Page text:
Discovering that I was descended from religious figures was a shock in itself - I do not come from a very religious family - but discovering that so many of my ancestors were Pilgrims and historical figures was mind-blowing, to say the least. When I shared this information with other family members, including my dad, their reaction wasn't much different from my own.


Prior to this discovery all I knew about the Pilgrims and Thanksgiving was based primarily on what I had seen on TV, and in particular, the Charlie Brown Thanksgiving special (hey - at least I'm being honest here!). Since I don't like not knowing about things, I started doing some more research on the Pilgrims, what drove them to leave England, and what their journey to the New World involved, and what obstacles and challenges they faced once they arrived in North America. Needless to say, the truth behind their journey was a real eye-opener for me.


As I researched ancestor after ancestor, I found stories about many of my ancestors - some were stories of triumph while others were filled with tragedy - but the common thread that each story had was one of faith and courage. More than just a few family members died during their long journey to the New World, and even more perished once they arrived in America. Some of my ancestors chose to leave their homeland of England in the hope of finding prosperity and opportunities in America that simply were not available in England. Other's left their homes in order to escape religious persecution and to be allowed to live their lives and practice their religion as they wished.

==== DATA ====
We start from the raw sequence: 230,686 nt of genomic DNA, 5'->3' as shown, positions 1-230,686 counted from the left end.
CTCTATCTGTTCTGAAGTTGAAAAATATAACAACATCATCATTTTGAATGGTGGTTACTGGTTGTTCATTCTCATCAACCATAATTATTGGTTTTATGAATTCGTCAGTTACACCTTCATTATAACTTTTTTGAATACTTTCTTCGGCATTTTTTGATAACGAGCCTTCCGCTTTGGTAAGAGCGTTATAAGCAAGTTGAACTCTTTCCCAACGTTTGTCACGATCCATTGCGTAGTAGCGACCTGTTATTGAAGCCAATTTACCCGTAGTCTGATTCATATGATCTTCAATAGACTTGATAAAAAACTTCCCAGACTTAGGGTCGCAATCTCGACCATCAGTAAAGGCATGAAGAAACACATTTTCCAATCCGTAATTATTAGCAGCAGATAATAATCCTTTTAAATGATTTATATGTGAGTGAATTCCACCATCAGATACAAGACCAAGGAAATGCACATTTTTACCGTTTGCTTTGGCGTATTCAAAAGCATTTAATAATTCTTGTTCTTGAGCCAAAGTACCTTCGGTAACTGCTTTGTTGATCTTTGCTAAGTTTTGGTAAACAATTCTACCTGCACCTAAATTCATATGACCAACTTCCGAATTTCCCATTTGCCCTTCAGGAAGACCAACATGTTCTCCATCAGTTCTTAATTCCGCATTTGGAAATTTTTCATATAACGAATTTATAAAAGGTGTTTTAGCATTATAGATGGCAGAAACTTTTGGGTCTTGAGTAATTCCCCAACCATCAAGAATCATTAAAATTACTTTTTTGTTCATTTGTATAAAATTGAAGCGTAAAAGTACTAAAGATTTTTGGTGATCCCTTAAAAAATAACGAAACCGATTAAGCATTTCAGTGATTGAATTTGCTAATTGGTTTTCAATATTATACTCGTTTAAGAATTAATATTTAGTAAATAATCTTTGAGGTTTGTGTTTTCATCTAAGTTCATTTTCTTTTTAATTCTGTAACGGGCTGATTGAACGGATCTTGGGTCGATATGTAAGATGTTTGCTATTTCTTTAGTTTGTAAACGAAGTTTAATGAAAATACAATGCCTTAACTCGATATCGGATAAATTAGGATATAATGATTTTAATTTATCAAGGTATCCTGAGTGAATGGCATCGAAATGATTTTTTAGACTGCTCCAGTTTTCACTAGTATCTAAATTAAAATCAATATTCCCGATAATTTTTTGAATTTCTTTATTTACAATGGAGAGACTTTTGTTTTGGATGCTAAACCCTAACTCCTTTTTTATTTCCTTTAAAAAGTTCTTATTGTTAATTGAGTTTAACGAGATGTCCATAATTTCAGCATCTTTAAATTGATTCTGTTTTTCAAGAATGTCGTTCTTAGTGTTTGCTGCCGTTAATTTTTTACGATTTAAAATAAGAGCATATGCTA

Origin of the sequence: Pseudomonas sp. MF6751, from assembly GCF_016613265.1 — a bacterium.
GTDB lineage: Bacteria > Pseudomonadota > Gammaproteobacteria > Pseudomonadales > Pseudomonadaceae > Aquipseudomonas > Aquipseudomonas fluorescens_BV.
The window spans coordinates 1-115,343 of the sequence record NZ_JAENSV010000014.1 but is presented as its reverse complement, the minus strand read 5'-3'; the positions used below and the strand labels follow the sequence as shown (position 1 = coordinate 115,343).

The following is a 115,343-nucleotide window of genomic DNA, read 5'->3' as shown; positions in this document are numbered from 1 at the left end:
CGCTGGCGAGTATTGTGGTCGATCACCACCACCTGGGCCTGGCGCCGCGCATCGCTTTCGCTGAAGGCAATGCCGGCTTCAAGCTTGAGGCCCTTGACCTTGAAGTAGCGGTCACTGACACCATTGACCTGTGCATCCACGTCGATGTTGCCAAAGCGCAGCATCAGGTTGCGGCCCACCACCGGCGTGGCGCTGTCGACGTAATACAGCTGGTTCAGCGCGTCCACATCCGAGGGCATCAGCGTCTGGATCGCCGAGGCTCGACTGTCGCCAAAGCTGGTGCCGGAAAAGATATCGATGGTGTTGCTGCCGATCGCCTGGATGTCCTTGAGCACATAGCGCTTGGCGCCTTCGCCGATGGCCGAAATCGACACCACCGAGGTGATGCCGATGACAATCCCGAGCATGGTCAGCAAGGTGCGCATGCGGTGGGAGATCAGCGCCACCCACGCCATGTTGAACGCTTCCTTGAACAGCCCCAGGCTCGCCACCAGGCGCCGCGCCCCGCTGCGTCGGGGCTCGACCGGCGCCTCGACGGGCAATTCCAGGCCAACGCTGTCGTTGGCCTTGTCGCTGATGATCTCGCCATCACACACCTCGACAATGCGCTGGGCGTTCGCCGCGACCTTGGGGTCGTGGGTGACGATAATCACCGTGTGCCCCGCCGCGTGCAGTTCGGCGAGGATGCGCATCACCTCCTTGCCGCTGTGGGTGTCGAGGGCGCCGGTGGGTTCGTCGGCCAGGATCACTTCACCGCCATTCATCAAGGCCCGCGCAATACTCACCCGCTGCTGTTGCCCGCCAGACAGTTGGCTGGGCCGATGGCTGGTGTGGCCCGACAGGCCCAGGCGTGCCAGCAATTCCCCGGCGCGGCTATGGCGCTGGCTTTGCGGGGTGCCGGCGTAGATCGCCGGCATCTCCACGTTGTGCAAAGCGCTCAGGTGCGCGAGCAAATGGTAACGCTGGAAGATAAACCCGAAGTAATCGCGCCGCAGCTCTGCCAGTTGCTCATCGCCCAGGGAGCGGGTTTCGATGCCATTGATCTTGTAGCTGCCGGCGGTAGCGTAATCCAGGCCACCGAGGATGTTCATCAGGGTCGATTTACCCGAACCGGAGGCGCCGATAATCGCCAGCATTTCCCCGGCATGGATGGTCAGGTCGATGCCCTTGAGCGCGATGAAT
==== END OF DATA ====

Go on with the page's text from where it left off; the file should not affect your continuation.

None of the journey's that my ancestors took were easy ones. It didn't matter if they had money or not, the journey to the New World was filled with danger and disease. The ships that these people travelled in were small and slow, with the journey often taking 3 months to make from England to Massachusetts.


I cannot even begin to imagine what it would have been like to leave everything that I know behind, get into a cramped and uncomfortable wooden ship and travel across the vast Atlantic ocean for 3 months, only to arrive in a wild and unfamiliar land. I have personally travelled the world, and I find the process of flying - even in business or first class - tedious at best. Spending 14 hours in a plane in relative comfort and safety has made me crazy on many trips, but compared to what my ancestors did, my journeys were nothing.


Many of my relatives arrived in the New World with little or no belongings and had to build their lives from scratch. Luckily for me, most of my ancestors thrived in the New World and went on to raise healthy families and become an integral part of their communities, and many of them even going on to found new towns and cities. Not all of my ancestors were fortunate however, and several died en route to America, and still many more met with tragic ends in the New World, either through disease or during wars with the French or the Natives.


The common link that I have found that runs through the lives of each of these stoic ancestors was their faith in God, and that faith is what I am certain helped them endure the hardships in their lives, and that helped them to prosper in this new and strange world that they had entered. The faith that my ancestors, and indeed anyone who made the journey to the New World must have had, is incredible and foreign to me.